The Moon in My Room, Harper (New York, NY), 1963, reprinted, Farrar, Straus (New York, NY), 2003.
One Monday Morning, Scribner (New York, NY), 1967, reprinted, Farrar, Straus (New York, NY), 2003.
Rain Rain Rivers, Farrar, Straus (New York, NY), 1969, reprinted, 1998.
(Adapter) Oh What a Noise! (text based on "A Big Noise" by William Brighty Rands), Macmillan (New York, NY), 1971.
(Adapter) The Magician, Macmillan (New York, NY), 1973.
Dawn, Farrar, Straus (New York, NY), 1974, reprinted, Econo-Clad Books (Minneapolis, MN), 1999.
The Treasure, Farrar, Straus (New York, NY), 1979.
Writing with Pictures: How to Write and Illustrate Children's Books, Watson-Guptill, 1985.
The Strange and Exciting Adventures of Jeremiah Hush, Farrar, Straus (New York, NY), 1986.
Toddlecreek Post Office, Farrar, Straus (New York, NY), 1990.
The Secret Room, Farrar, Straus (New York, NY), 1993.
(Reteller) The Golden Goose, Farrar, Straus (New York, NY), 1995.
Snow, Farrar, Straus (New York, NY), 1998.
What Is a Wise Bird like You Doing in a Silly Tale like This?, Farrar, Straus (New York, NY), 2000.
The Travels of Benjamin of Tudela: Through Three Continents in the Twelfth Century, Farrar, Straus (New York, NY), 2005.
SoSleepyStory, Farrar, Straus (New York, NY), 2006.
Author's works have been translated into Spanish.
Charlotte Zolotow, A Rose, a Bridge, and a Wild Black Horse, Harper (New York, NY), 1964.
Mary Stolz, The Mystery of the Woods, Harper (New York, NY), 1964.
H.R. Hays and Daniel Hays, Charley Sang a Song, Harper (New York, NY), 1964.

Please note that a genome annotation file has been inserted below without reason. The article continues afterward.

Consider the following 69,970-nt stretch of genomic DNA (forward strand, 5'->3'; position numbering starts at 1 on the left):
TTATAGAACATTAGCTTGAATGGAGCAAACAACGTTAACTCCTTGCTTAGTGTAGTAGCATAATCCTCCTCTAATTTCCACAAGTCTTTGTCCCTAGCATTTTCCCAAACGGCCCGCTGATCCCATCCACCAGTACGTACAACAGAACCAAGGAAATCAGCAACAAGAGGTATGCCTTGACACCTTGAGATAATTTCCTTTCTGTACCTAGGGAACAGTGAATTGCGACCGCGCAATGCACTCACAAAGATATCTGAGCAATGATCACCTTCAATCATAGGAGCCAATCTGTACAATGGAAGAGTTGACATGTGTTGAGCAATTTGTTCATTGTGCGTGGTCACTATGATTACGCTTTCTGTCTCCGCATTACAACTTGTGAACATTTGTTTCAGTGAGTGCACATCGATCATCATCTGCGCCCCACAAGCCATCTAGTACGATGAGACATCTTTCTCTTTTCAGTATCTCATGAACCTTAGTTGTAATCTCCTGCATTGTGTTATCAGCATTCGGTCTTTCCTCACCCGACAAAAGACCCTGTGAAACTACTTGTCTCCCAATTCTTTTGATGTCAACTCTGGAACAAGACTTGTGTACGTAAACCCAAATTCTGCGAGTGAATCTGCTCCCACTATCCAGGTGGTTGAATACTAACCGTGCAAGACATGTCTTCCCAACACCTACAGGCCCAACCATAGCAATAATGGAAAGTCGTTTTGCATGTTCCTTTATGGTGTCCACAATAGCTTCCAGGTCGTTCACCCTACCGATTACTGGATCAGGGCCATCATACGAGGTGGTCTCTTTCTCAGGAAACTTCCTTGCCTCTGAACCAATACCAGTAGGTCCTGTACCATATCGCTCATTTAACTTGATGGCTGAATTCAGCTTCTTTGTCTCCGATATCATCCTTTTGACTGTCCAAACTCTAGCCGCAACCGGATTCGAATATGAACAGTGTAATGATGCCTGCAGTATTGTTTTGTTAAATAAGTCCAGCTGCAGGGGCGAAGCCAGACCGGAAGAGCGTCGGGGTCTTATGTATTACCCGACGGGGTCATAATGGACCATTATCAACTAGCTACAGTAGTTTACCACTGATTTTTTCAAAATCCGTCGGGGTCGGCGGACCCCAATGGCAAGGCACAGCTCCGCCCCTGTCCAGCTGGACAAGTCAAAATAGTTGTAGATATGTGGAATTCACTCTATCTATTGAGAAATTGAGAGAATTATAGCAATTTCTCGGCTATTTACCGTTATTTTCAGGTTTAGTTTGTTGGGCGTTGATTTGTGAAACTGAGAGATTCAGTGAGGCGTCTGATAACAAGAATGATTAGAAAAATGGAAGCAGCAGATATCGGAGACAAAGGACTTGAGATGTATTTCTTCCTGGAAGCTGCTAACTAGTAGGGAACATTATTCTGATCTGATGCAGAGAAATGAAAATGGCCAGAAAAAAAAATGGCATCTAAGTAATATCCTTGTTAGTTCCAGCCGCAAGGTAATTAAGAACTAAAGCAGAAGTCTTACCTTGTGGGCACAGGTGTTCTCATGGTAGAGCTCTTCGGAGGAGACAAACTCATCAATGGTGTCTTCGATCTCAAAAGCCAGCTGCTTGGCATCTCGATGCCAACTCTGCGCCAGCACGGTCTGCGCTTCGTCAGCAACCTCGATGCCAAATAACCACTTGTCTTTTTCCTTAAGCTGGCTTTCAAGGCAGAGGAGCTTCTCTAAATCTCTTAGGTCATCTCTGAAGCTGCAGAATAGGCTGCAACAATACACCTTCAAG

Sulamith Ish-Kishore, The Carpet of Solomon, Pantheon (New York, NY), 1964.
Jack Sendak, The Second Witch, Harper (New York, NY), 1965.
Molly Cone, Who Knows Ten? Children's Tales of the Ten Commandments, Union of American Hebrew Congregations, 1965.
Jacob and Wilhelm Grimm, The Twelve Dancing Princesses, translated by Elizabeth Shub, Scribner (New York, NY), 1966.
Mary Stolz, Maximilian's World, Harper (New York, NY), 1966.
Jean Russell Larson, The Silkspinners, Scribner (New York, NY), 1967.
Dorothy Nathan, The Month Brothers, Dutton (New York, NY), 1967.
John Smith, editor, My Kind of Verse, Macmillan (New York, NY), 1968.
Jan Wahl, Runaway Jonah and Other Tales, Macmillan (New York, NY), 1968.
Arthur Ransome, adapter, The Fool of the World and the Flying Ship: A Russian Tale, Farrar, Straus (New York, NY), 1968, reprinted, Econo-Clad Books (Minneapolis, MN), 1999.
Jan Wahl, The Wonderful Kite, Delacorte (New York, NY), 1971.
Yehoash Biber, Treasure of the Turkish Pasha, translated from Hebrew by Naruch Hochman, Blue Star Book Club, 1971.
Alexander Afanasyev, Soldier and Tsar in the Forest: A Russian Tale, translated by Richard Lourie, Farrar, Straus (New York, NY), 1972.
Isaac Bashevis Singer, The Fools of Chelm and Their History, Farrar, Straus (New York, NY), 1973.
Robert Louis Stevenson, The Touchstone, Greenwillow (New York, NY), 1978.
(And translator and adapter, with Elizabeth Shub) Sholem Aleichem, Hanukah Money, Greenwillow (New York, NY), 1978.
Richard Kennedy, The Lost Kingdom of Karnica, Sierra Club, 1979.
Isaac Bashevis Singer, The Golem, Farrar, Straus (New York, NY), 1982.
Howard Schwartz, Lilith's Cave: Jewish Tales of the Supernatural, Harper (New York, NY), 1988.
Howard Schwartz and Barbara Rush, The Diamond Tree: Jewish Tales from around the World, HarperCollins (New York, NY), 1991.
Ehud Ben-Ezer, Hosni the Dreamer: An Arabian Tale, Farrar, Straus (New York, NY), 1997.